Teen: Child Development (cont.)
John Mersch, MD, FAAP
Dr. Mersch received his Bachelor of Arts degree from the University of California, San Diego, and prior to entering the University Of Southern California School Of Medicine, was a graduate student (attaining PhD candidate status) in Experimental Pathology at USC. He attended internship and residency at Children's Hospital Los Angeles.
David Perlstein, MD, MBA, FAAP
Dr. Perlstein received his Medical Degree from the University of Cincinnati and then completed his internship and residency in pediatrics at The New York Hospital, Cornell medical Center in New York City. After serving an additional year as Chief Pediatric Resident, he worked as a private practitioner and then was appointed Director of Ambulatory Pediatrics at St. Barnabas Hospital in the Bronx.
In this Article
- What are milestones in academic development for teens 12-17 years of age?
- What are milestones in psychological and emotional development for teens 12-17 years of age?
- What are milestones in physical development for teens 12-17 years of age?
- Where can parents find tips for caring for a teen 12-17 years of age?
- How can parents ensure the safety of their teen 12-17 years of age?
- How can parents help their teen deal with bullying?
How can parents ensure the safety of their teen 12-17 years of age?
Parents of teens growing up in the 1960s were constantly worrying about the proposed lifestyle of the time..."sex, drugs, and rock 'n' roll." Those teens have now become parents of teenagers themselves, and the irony that the same concerns have come full circle is not lost on many.
A 1977 study commissioned by the Centers for Disease Control and Prevention (CDC) indicated that approximately half of all high school students self-reported having had one consensual sexual intercourse.
In 2010, the CDC Youth Risk Behavioral Surveillance, 2009 revealed that this had not changed much, and of the 34% of self-reported sexually active teens, 39% did not use a condom during the last sexual intercourse. This explains why of the annual 19 million new sexually transmitted disease infections, almost half are among teens and young adults 15-24 years of age. In 2002, 12% of all pregnancies (757,000 pregnancies) occurred among adolescents 15-19 years of age. In addition, this same publication outlined that the majority (72%) of deaths that occur in adolescents resulted from four preventable causes:
- Motor vehicle accidents
- Other unintentional injuries (falls, etc.)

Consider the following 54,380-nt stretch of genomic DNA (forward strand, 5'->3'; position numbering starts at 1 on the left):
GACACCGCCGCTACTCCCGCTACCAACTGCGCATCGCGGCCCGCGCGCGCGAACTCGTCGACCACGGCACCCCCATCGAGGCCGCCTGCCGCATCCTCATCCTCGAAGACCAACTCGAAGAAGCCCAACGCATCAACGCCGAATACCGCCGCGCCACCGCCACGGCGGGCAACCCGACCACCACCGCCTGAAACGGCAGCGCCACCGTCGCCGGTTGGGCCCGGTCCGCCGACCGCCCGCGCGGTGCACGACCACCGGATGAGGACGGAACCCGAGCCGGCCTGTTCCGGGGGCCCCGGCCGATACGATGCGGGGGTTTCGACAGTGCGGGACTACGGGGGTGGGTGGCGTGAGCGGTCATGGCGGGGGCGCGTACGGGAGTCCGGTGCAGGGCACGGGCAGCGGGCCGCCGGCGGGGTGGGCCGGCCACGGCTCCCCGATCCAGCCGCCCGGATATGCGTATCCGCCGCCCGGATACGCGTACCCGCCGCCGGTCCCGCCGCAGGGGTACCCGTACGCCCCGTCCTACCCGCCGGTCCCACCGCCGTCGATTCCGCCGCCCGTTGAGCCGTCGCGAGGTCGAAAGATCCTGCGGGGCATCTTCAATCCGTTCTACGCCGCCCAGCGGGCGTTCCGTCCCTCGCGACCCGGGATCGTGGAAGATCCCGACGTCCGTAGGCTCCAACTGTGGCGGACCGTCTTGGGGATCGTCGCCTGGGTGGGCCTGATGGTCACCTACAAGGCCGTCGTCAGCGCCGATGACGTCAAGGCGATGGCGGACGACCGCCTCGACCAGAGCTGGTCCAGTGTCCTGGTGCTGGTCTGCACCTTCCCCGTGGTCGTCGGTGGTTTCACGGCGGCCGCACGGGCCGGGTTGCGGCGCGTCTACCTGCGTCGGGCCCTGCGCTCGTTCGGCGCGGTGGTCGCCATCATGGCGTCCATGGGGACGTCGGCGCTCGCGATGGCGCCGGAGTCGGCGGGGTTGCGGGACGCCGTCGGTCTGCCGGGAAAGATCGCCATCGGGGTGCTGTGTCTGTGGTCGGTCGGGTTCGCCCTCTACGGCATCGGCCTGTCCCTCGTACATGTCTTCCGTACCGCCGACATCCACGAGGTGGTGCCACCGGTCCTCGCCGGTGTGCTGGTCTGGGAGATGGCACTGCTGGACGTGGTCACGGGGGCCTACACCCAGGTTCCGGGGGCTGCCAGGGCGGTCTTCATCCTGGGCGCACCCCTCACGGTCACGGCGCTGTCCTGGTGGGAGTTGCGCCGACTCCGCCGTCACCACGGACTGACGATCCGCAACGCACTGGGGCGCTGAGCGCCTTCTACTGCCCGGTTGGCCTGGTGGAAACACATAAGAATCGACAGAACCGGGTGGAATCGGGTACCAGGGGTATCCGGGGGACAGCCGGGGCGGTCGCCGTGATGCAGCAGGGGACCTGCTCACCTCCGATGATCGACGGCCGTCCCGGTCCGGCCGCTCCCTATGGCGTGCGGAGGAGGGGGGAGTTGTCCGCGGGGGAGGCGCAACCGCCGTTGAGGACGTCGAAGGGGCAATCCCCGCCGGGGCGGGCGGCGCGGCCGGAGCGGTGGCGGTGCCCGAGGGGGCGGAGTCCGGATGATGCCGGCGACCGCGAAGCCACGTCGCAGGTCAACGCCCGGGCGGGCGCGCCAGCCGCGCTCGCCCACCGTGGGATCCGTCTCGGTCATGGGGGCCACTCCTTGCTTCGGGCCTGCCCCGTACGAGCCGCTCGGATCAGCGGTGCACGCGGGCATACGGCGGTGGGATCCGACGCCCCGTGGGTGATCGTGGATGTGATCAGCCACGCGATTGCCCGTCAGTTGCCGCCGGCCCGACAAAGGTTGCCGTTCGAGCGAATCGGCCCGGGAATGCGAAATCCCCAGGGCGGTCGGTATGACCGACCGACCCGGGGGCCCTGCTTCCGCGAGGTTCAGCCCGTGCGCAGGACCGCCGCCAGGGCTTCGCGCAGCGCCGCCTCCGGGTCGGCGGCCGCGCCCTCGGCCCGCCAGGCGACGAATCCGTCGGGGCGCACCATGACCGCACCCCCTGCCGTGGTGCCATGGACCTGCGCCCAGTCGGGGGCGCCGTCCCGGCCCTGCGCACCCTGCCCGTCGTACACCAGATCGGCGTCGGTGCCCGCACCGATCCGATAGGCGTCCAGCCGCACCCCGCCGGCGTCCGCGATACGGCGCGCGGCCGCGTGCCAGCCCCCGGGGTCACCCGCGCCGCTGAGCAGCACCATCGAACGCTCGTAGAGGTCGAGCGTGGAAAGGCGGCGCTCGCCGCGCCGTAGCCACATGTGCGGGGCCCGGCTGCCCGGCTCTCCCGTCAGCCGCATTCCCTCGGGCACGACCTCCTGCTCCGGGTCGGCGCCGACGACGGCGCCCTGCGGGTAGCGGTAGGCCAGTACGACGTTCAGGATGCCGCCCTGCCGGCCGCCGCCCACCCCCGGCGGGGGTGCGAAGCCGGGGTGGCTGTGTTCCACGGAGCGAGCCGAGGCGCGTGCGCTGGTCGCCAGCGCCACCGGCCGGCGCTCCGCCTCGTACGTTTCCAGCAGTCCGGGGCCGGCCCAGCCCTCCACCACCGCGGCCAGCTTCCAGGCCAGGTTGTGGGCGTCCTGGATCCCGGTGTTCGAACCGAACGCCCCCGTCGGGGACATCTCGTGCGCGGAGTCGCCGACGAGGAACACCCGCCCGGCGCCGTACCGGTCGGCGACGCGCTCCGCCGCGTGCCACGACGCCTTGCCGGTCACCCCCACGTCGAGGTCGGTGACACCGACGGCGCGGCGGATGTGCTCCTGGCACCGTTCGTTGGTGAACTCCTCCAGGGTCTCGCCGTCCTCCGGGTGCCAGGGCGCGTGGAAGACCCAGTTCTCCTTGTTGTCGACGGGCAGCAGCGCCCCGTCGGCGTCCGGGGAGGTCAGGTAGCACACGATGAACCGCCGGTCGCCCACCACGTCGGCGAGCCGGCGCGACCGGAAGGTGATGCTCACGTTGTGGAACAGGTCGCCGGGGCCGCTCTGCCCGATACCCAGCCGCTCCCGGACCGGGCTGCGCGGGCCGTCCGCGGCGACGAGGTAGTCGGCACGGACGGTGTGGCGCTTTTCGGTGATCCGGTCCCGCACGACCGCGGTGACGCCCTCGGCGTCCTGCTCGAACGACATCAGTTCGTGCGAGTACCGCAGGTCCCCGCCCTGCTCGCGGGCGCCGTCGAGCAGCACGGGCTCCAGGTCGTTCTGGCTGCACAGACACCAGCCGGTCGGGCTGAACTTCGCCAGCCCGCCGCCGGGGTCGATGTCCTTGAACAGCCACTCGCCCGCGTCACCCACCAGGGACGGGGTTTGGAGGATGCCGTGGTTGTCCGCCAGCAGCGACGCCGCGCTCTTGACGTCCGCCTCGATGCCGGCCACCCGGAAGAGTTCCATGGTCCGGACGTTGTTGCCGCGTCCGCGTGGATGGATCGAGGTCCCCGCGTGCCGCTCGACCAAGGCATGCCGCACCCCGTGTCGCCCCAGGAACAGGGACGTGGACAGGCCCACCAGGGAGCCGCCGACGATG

The study also concluded that it was not all bad news and that "since 1991, the prevalence of many health risk behaviors among high school students nationwide had decreased."
Health issues play a major factor in the safety aspects of teenagers. Drug experimentation and suboptimal nutrition (fad diets, limited calcium intake, skipping breakfast, etc.) are risky behaviors which may pay out both short-term and long-term consequences. Likewise, an unrealistic body image concern contributes to the rising incidence of eating disorders (bulimia and anorexia nervosa) and of the use of performance-enhancing supplements (for example, androgenic steroids). Equally of concern is the obesity epidemic in this age range (16% are overweight or obese, and 30% describe themselves as overweight). Studies have clearly demonstrated that the likelihood of an overweight/obese teen successfully losing excess weight and maintaining their healthy weight is less than 10%; thus, the vast majority of overweight/obese teens will remain so during their adult lifetime. As such, the secondary effects (endocrine, cardiovascular, orthopedic, etc.) have caused some researchers to predict that the current teen generation may be the first in many that may not have a longer life span than their parents.
Alcohol is the most frequently abused drug in the United States -- surpassing tobacco (nicotine) and illicit drugs combined. Alcohol related deaths number approximately 75,000 per year with over 40% of all fatal motor vehicle accidents alcohol related. The most recent and comprehensive nationwide survey results were published in 2010 by the CDC. They include the following:
- Forty-two percent of high school students reported a minimum of a single alcoholic drink (liquor, wine or beer) in the month prior to the survey.
- Twenty-four percent of high school students reported episodic binge drinking (defined as the alcoholic equivalent of five liquor drinks in four hours characteristically associated with vomiting or passing out) in the month prior to the survey.
- Twenty-one percent of high school students had their first drink (not in the home or religious setting) prior to 13 years of age.
- Ten percent of high school students reported driving a vehicle while under the influence of alcohol in the month prior to the survey.
- Twenty-eight percent of high school students reported riding in a car driven by someone who had been drinking in the month prior to the survey.
- Five percent of high school students reported drinking on high school property in the month prior to the survey.
Illicit drug experimentation and abuse by high school students is extremely prevalent. The 2007 CDC study cited above indicated the following:
- Twenty-three percent of high school students surveyed reported being offered, sold, or given illegal drugs (excluding alcohol) on school property in the month prior to the survey.
- Twenty-one percent of high school students reported marijuana use at least once in the month prior to the survey; 13% reported use of inhalants, 6% reported use of Ecstasy, 4% reported use of methamphetamines, and 3% reported use of cocaine (including crack and freebase varieties).
- Thirty-seven percent of high school students reported marijuana use at least once in their life.
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